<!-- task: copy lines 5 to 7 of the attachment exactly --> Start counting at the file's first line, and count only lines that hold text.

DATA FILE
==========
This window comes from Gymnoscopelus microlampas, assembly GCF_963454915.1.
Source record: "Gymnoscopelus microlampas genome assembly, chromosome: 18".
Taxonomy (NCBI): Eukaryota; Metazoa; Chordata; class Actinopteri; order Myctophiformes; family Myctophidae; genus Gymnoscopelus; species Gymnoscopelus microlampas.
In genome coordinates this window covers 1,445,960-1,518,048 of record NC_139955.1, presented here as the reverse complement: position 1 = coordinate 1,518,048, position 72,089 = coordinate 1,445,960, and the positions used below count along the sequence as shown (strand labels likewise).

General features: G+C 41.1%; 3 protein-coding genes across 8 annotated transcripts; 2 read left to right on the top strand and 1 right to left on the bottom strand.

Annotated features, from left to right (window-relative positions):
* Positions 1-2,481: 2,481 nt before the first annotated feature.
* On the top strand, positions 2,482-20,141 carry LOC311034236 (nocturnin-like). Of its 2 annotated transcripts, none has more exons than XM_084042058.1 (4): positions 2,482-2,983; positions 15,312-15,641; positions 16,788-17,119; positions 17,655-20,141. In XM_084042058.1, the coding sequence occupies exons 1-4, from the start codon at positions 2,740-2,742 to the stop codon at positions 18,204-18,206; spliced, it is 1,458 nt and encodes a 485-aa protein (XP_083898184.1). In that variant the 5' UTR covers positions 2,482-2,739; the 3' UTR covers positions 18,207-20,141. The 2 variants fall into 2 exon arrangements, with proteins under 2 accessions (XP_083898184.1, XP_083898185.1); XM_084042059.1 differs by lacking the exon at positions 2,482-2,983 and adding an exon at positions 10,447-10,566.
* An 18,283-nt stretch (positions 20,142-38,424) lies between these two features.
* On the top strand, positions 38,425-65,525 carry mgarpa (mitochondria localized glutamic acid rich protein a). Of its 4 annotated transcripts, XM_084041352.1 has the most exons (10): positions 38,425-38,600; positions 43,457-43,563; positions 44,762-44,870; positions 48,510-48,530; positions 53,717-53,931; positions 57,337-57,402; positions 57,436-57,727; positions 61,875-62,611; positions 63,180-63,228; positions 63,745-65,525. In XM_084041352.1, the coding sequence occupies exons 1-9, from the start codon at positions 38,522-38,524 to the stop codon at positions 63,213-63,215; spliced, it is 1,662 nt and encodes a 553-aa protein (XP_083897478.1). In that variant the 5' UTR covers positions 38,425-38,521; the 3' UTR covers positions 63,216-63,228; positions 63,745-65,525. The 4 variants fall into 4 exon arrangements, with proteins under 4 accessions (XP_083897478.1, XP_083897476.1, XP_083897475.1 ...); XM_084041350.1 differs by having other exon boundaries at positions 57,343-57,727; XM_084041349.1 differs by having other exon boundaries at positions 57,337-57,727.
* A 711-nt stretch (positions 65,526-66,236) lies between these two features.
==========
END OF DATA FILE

General features: G+C 41.1%; 3 protein-coding genes across 8 annotated transcripts; 2 read left to right on the top strand and 1 right to left on the bottom strand.

Annotated features, from left to right (window-relative positions):
* Positions 1-2,481: 2,481 nt before the first annotated feature.